Despite the wrinkle cream, hair dye, and make up — aging happens. But it doesn’t have to get the best of us.
The proper nutrition and diet can keep older people feeling younger and healthier, inside and out. Not only can the proper foods strengthen bones and muscles, but they can sharpen the mind.
Chef Ryan Miller, executive chef and director of culinary services for Colonial in Southwest Ohio, shared what foods are best for seniors and why.
Leafy veggies: Vegetables like spinach, chard and especially kale have a variety of benefits. They are rich in antioxidants, Vitamins A and C and Folate, which among other things, can help fight heart disease and keep the mind sharp. Another benefit is that leafy vegetables are a good non-dairy source of calcium, which helps prevent osteoporosis and bone fractures. Kale and spinach can even improve your eyesight.
Chef’s recipe: Wilted Spinach Salad (makes 1 serving)
4 ounces fresh spinach leaves washed and patted dry
5 thin slices of red onion
3 large mushrooms, sliced thin
½ ounce raw walnut or pecan
Three grape or cherry tomato cut in halves
2 tbsp. olive oil
5 tbsp. cider vinegar
1 tsp sugar or honey
In small pot or pan over low heat, slowly caramelize the onions in the oil until they are brown and sweet. Add vinegar and sugar or honey and simmer while stirring for twenty seconds. Take off heat and assemble salad with all other ingredients in bowl. Drizzle warm dressing and onions over salad to wilt the spinach.
Quinoa or brown rice: When choosing a side, the grainier the better. Whole grains contain more nutrients, add fiber and keep you fuller for longer. Using whole grain pasta or brown rice or quinoa can take your usual starchy side-dish to a super side dish.
Chef’s recipe: Steamed quinoa pilaf (makes 1 serving)
2/3 cup quinoa grains
¼ cup diced bell pepper
¼ cup diced onion
2 tbsp. chopped olives (any type will do)
1 tsp cider vinegar
1 tbsp. olive oil
1 cup boiling water
In heat safe bowl, combine all ingredients except the oil and water. Pour boiling water over quinoa and veggies and immediately cover with plastic wrap. Let sit and steam for seven minutes. Uncover, fluff, and stir in olive oil. Season with salt and pepper.
Fish: Older adults need about 7 grams of protein for every 20 pounds of bodyweight. It’s important to mix up sources of protein, and fish is among the best because of its many benefits. Not only is fish generally a lean option, but it can ease depression, improve skin and hair and slow cognitive decline and reduce the risk of Alzheimer’s. Because it is high in Omega-3s, it can reduce blood fat levels, which lowers the risk of heart disease. In addition, some fatty fishes can be a sunless source of Vitamin-D, which is essential to the absorption of Calcium.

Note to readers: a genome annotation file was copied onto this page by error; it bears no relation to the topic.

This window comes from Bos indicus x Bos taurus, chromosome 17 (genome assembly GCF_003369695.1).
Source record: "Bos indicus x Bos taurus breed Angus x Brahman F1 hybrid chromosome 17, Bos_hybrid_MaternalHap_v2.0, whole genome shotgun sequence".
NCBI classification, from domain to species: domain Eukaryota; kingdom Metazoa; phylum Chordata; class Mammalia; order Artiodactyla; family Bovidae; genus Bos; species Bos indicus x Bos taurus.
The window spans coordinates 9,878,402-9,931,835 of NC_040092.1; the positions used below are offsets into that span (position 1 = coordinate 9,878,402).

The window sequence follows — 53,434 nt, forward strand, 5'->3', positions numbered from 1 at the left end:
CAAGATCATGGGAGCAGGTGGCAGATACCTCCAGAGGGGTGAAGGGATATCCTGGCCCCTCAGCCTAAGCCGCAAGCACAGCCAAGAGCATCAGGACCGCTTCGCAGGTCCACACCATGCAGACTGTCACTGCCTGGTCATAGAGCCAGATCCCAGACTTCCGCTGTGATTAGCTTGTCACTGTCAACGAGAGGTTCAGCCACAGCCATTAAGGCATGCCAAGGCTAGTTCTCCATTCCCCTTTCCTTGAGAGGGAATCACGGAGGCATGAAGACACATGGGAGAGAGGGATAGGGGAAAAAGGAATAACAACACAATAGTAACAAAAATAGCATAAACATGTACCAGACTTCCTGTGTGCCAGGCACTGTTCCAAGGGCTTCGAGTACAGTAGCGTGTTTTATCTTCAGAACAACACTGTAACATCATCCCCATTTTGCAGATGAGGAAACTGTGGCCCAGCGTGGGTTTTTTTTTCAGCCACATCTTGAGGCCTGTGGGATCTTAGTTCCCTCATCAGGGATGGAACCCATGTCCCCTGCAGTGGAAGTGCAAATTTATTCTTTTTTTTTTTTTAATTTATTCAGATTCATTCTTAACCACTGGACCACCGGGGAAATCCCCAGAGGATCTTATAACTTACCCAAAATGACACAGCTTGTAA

Chef’s recipe: Almond braised cod (makes 1 serving)
One 4 ounce piece of cod or other lean white fish
2 tbsp. milk or half and half
½ cup almonds or almond flour
4 ounces of clam juice or fish stock
1 oz red bell pepper
1 oz white onion
Dice the onion and bell pepper finely and place in small baking dish; sprinkle with salt and pepper. Rinse and dry fish filet, then brush with milk and let sit for five minutes. In a food processor or in a bag with a hammer, pulverize almonds until they are a fine dust (almond flour). Coat fish filet with almond flour. Sear in pan with olive oil until golden on each side. Pour clam juice or fish stock over pepper and onion. Place fish on top of peppers and onions in baking dish (it will touch the liquid). Cover with foil and bake for ten minutes at 400 degrees.
Berries: While all fruits are especially important for older adults, color-rich fruits like berries or melons are good sources of fiber, help manage Diabetes, lower blood pressure, are low in sodium and more. Whole fruits are generally better than juice because they contain less hidden sugar.
Chef Miller’s Berry Napoleon (makes 1 serving)
4 ounces of any type of berries you like or mixed berries (should be fresh)
½ cup of your favorite custard or pudding (preferably a vanilla flavor custard)
2 graham cracker halves
In bowl, mix berries and custard together. On plate, place one third of berry mixture on plate, then put graham cracker on top of that, then another scoop of berries, then the other graham cracker, then the last of the berries. Top with minced mint for a burst of freshness.
Chef Miller also added some general tips:
• Raw fruit and vegetables are always a good addition no matter the season.
• Turkey is extremely lean and has more protein than chicken.
• Pickled items aid in digestion of vegetables and fibers because of the vinegar.
Emily Glaser writes about the diverse wellness needs of older adults for Your Time, a Community First Solutions publication for people age 50 and older.